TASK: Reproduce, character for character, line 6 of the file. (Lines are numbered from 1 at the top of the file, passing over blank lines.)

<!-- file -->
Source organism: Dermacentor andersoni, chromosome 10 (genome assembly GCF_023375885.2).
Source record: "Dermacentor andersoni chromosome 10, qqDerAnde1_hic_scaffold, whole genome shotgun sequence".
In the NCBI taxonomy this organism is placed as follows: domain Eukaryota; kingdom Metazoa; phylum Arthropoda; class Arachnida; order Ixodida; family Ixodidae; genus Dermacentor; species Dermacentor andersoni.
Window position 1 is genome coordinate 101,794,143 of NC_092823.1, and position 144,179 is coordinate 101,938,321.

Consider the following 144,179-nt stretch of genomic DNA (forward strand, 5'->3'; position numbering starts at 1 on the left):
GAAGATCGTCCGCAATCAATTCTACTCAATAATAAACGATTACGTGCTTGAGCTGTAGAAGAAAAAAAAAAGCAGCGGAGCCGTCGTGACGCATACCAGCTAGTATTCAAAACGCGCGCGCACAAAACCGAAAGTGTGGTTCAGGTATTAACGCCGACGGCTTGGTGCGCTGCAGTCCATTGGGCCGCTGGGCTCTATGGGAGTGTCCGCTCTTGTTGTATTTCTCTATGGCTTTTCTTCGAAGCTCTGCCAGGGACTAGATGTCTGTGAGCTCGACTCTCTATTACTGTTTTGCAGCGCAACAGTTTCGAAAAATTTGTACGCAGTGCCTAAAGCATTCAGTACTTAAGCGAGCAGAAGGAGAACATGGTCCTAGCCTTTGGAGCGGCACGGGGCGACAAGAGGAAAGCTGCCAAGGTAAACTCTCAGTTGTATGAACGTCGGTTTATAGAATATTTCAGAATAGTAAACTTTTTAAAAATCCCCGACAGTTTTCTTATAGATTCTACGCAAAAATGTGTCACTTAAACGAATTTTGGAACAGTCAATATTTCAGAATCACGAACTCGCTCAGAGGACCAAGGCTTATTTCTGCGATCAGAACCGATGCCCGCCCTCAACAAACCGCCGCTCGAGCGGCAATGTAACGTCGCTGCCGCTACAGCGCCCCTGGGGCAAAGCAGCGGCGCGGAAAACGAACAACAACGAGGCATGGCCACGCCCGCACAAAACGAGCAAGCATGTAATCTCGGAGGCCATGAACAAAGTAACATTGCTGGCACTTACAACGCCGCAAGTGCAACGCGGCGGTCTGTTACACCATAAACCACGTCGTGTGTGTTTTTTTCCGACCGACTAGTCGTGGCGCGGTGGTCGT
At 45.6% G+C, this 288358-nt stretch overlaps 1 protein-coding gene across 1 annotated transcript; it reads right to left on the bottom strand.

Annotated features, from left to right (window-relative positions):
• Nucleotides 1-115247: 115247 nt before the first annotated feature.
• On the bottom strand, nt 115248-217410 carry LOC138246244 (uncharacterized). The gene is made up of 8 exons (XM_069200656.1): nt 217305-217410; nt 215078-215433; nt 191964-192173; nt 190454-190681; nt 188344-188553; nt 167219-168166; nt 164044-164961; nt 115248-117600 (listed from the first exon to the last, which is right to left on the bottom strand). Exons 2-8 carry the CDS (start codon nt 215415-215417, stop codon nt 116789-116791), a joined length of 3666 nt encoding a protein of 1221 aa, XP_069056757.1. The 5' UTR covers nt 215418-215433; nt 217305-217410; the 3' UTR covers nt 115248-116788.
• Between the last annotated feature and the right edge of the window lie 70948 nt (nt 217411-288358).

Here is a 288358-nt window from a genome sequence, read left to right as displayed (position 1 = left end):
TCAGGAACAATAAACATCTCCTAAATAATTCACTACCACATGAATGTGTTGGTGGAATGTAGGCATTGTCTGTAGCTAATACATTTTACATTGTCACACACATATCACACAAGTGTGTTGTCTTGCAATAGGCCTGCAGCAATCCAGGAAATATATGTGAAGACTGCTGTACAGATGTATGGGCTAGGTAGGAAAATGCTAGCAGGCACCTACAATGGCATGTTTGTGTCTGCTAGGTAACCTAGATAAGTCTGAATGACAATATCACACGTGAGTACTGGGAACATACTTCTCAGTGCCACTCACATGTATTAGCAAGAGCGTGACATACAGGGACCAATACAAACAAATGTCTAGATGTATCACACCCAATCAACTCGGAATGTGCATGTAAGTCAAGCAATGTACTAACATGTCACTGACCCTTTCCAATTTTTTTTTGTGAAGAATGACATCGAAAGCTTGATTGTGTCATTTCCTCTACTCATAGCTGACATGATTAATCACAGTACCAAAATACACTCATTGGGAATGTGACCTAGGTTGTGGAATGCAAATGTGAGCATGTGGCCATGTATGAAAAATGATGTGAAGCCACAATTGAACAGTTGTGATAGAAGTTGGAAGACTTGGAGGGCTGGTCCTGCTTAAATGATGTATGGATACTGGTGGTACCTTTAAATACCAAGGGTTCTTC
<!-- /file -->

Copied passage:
GAAGATCGTCCGCAATCAATTCTACTCAATAATAAACGATTACGTGCTTGAGCTGTAGAAGAAAAAAAAAAGCAGCGGAGCCGTCGTGACGCATACCAGCTAGTATTCAAAACGCGCGCGCACAAAACCGAAAGTGTGGTTCAGGTATTAACGCCGACGGCTTGGTGCGCTGCAGTCCATTGGGCCGCTGGGCTCTATGGGAGTGTCCGCTCTTGTTGTATTTCTCTATGGCTTTTCTTCGAAGCTCTGCCAGGGACTAGATGTCTGTGAGCTCGACTCTCTATTACTGTTTTGCAGCGCAACAGTTTCGAAAAATTTGTACGCAGTGCCTAAAGCATTCAGTACTTAAGCGAGCAGAAGGAGAACATGGTCCTAGCCTTTGGAGCGGCACGGGGCGACAAGAGGAAAGCTGCCAAGGTAAACTCTCAGTTGTATGAACGTCGGTTTATAGAATATTTCAGAATAGTAAACTTTTTAAAAATCCCCGACAGTTTTCTTATAGATTCTACGCAAAAATGTGTCACTTAAACGAATTTTGGAACAGTCAATATTTCAGAATCACGAACTCGCTCAGAGGACCAAGGCTTATTTCTGCGATCAGAACCGATGCCCGCCCTCAACAAACCGCCGCTCGAGCGGCAATGTAACGTCGCTGCCGCTACAGCGCCCCTGGGGCAAAGCAGCGGCGCGGAAAACGAACAACAACGAGGCATGGCCACGCCCGCACAAAACGAGCAAGCATGTAATCTCGGAGGCCATGAACAAAGTAACATTGCTGGCACTTACAACGCCGCAAGTGCAACGCGGCGGTCTGTTACACCATAAACCACGTCGTGTGTGTTTTTTTCCGACCGACTAGTCGTGGCGCGGTGGTCGT